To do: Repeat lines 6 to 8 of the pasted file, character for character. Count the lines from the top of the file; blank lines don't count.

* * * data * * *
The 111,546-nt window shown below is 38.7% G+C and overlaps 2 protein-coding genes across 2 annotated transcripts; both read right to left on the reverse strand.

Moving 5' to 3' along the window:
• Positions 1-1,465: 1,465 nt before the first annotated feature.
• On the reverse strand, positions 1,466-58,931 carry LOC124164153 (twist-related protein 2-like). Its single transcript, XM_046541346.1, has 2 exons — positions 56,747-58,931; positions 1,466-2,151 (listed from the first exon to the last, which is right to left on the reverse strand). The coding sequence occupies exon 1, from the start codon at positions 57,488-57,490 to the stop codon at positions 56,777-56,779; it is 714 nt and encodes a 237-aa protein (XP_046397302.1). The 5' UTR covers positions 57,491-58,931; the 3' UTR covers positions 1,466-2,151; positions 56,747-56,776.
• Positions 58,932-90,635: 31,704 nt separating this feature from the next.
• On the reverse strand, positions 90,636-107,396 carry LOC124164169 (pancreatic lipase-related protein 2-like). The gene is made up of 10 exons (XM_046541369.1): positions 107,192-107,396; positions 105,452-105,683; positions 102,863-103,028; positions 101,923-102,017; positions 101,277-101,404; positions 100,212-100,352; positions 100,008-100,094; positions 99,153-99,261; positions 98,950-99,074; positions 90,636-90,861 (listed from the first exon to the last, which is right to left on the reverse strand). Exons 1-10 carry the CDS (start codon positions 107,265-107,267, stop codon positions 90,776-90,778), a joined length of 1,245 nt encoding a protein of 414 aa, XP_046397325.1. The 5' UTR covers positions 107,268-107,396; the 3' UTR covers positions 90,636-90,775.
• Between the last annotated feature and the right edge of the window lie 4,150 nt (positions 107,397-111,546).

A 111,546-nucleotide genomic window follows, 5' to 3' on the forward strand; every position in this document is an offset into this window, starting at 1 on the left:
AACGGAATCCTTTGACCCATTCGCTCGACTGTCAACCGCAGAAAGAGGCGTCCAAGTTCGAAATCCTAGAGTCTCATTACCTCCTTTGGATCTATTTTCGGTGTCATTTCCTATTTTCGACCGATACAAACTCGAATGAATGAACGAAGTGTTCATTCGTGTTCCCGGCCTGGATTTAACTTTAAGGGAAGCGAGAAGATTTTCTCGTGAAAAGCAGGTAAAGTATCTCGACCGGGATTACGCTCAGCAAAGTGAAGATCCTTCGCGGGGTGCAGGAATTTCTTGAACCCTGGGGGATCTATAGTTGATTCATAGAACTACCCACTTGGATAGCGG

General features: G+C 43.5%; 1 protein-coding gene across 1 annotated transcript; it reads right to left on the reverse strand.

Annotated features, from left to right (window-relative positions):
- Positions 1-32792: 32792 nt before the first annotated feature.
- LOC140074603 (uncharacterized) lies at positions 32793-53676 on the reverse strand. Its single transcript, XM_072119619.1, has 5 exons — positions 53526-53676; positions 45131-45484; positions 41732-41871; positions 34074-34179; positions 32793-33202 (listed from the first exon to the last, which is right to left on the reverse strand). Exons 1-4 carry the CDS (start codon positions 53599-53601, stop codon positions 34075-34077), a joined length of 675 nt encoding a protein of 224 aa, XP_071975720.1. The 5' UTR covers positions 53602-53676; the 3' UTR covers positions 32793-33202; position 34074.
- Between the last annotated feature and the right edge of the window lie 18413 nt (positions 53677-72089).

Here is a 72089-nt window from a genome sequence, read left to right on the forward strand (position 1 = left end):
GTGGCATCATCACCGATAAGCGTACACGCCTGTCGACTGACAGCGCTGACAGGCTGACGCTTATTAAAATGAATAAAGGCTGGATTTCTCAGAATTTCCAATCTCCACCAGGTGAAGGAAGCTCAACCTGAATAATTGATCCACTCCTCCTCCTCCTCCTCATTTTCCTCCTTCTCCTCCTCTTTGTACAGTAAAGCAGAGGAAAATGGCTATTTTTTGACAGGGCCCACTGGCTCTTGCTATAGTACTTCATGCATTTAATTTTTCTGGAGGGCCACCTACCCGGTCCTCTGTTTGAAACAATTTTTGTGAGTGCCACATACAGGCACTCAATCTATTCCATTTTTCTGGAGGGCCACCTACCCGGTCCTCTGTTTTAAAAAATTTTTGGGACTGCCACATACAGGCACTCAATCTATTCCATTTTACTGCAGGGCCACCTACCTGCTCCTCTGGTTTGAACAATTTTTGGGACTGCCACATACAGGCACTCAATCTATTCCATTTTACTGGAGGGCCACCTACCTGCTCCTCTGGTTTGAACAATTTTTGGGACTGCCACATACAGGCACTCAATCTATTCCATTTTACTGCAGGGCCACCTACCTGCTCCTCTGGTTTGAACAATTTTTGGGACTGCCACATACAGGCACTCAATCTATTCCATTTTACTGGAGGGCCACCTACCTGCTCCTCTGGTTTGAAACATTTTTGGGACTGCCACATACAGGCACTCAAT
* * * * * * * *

• On the reverse strand, positions 90,636-107,396 carry LOC124164169 (pancreatic lipase-related protein 2-like). The gene is made up of 10 exons (XM_046541369.1): positions 107,192-107,396; positions 105,452-105,683; positions 102,863-103,028; positions 101,923-102,017; positions 101,277-101,404; positions 100,212-100,352; positions 100,008-100,094; positions 99,153-99,261; positions 98,950-99,074; positions 90,636-90,861 (listed from the first exon to the last, which is right to left on the reverse strand). Exons 1-10 carry the CDS (start codon positions 107,265-107,267, stop codon positions 90,776-90,778), a joined length of 1,245 nt encoding a protein of 414 aa, XP_046397325.1. The 5' UTR covers positions 107,268-107,396; the 3' UTR covers positions 90,636-90,775.
• Between the last annotated feature and the right edge of the window lie 4,150 nt (positions 107,397-111,546).

A 111,546-nucleotide genomic window follows, 5' to 3' on the forward strand; every position in this document is an offset into this window, starting at 1 on the left: